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Is it Bullying or Something Else? Here’s What You Need to Know

The Difference Between Bullying and Conflict

With the launch of Spring ISD’s new online anonymous tool to report bullying, one question keeps coming up: What’s the difference between bullying and regular teasing or arguing?

“Not every negative interaction with another person is an example of bullying,” said Denise Zimmermann, the district’s director of mental health and related services. “Sometimes, two people may just be having a conflict that can be sorted out using methods other than the district’s bullying reporting process.”

The key is determining the difference. Some examples are easier than other, Zimmermann said. For example, a middle-schooler who doesn’t get invited to a weekend birthday party with other classmates probably isn’t being bullied, even if she is upset or angry at being excluded.

But if that same student also suffers constant ridicule about her appearance of other types of persistent negative behaviors, that may add up to bullying.

“What we’re finding is that the more we talk about bullying, the more we’re trying to address questions about what bullying looks like,” she said. “We’re glad to see that awareness because it gives us more opportunity to talk about behaviors that reflect kindness, empathy and support.”

Data from the National Center for Education Statistics and Bureau of Justice Statistics indicates that 28 percent of U.S. students in grades 6–12 experienced bullying and more than 70 percent of kids say they’ve seen bullying happen in their schools.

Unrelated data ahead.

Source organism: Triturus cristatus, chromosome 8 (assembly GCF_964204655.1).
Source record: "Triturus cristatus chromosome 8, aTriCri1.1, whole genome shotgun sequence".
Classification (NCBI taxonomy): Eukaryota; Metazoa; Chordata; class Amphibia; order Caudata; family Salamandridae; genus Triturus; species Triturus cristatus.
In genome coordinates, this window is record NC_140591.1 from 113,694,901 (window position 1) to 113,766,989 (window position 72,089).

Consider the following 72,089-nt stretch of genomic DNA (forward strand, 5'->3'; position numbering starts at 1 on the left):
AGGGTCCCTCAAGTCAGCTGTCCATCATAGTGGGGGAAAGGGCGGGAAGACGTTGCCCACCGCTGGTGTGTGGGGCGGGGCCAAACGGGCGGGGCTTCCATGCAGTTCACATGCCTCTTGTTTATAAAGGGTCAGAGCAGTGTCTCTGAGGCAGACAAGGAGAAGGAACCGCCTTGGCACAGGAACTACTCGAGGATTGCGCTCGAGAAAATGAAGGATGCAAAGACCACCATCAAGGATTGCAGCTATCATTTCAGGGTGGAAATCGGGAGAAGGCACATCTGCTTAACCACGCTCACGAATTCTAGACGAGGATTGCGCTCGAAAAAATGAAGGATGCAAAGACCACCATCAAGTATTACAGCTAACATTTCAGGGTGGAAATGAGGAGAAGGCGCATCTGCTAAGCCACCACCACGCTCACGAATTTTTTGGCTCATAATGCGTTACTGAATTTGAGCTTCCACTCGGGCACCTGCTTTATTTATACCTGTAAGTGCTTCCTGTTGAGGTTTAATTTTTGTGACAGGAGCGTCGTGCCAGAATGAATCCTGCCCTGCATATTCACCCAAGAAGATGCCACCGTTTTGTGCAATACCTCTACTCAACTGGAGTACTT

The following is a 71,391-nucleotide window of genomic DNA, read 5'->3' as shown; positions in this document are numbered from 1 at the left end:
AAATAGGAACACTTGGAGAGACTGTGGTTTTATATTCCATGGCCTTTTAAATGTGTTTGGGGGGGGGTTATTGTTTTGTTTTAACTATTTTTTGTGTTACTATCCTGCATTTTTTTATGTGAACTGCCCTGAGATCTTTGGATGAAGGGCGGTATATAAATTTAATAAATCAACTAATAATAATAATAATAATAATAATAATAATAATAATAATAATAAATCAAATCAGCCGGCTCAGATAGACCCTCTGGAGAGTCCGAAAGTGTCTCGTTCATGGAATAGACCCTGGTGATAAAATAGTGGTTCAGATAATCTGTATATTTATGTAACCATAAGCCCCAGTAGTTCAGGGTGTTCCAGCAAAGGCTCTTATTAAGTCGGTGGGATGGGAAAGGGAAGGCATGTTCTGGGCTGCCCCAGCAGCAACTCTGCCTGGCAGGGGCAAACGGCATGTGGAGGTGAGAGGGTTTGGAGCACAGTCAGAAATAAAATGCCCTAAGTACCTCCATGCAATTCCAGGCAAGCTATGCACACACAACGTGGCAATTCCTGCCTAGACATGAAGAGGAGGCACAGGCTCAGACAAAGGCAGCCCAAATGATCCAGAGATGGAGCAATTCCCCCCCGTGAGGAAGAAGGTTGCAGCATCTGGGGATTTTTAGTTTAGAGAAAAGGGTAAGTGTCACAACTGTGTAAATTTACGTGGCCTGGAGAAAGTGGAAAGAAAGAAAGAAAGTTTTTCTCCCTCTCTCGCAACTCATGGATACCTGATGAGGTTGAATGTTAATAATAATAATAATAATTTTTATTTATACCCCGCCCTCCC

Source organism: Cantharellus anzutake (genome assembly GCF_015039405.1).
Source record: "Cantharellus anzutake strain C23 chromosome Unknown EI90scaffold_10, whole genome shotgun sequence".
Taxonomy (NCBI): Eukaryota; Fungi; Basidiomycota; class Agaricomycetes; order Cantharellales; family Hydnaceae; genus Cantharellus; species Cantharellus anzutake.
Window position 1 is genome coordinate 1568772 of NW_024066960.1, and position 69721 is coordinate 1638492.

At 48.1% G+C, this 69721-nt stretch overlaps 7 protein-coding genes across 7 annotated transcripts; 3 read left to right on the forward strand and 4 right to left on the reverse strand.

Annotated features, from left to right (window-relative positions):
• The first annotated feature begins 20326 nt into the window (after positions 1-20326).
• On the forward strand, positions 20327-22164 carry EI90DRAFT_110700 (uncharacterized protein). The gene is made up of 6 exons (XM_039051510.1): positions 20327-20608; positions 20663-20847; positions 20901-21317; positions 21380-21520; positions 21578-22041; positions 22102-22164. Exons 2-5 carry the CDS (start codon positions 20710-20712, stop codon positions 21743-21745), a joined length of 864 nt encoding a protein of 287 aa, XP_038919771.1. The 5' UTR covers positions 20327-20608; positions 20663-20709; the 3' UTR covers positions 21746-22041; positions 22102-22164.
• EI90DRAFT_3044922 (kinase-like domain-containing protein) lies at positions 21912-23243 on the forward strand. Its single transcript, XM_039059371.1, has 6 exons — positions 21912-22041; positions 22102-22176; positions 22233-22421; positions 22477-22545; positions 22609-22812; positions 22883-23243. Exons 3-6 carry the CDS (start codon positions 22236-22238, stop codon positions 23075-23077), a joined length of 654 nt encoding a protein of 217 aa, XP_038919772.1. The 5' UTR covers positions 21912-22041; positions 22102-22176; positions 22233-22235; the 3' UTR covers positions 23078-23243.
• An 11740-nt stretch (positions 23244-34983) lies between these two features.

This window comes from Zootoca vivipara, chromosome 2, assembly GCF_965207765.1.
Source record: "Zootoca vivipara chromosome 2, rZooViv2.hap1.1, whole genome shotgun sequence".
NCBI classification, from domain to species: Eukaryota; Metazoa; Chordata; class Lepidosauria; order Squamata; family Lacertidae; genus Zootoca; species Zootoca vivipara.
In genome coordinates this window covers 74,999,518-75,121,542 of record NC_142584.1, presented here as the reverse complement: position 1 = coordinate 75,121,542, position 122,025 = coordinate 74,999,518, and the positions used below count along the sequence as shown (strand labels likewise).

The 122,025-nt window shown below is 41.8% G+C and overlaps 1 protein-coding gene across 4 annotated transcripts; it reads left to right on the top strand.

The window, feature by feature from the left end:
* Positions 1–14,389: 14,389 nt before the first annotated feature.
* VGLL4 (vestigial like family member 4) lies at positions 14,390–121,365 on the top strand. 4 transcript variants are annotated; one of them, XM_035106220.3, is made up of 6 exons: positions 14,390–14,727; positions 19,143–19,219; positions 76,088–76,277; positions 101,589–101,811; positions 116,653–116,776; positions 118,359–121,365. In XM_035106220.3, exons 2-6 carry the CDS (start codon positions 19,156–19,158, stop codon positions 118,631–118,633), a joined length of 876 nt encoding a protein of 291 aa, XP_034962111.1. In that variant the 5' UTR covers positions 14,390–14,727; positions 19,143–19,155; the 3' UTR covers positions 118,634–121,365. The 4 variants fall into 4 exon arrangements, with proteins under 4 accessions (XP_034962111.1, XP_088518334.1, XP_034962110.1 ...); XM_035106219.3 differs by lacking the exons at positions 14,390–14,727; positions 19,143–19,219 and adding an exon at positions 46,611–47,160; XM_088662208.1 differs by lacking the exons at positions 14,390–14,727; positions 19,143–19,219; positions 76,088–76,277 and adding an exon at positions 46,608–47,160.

But solutions to that problem aren’t simple. According to experts, the best way to prevent bullying is to create a culture of respect and kindness that encourages everyone -- teachers, bus drivers, parents - to model positive behaviors. In addition, it’s important for adults and children to speak up and intervene if they see someone being bullied.

Generally, bullying is defined by unwanted aggressive behavior, usually with an observed or perceived power imbalance, and involving the repetition of behaviors or high likelihood of repetition.

“Now that we have an online tool to report bullying, people are definitely using it,” said Chief Communications Officer Tiffany Dunne-Oldfield. “Our principals are following up with any and all reports of bullying and part of their investigation is to determine whether the complaint meets the definition of bullying or is another problem.”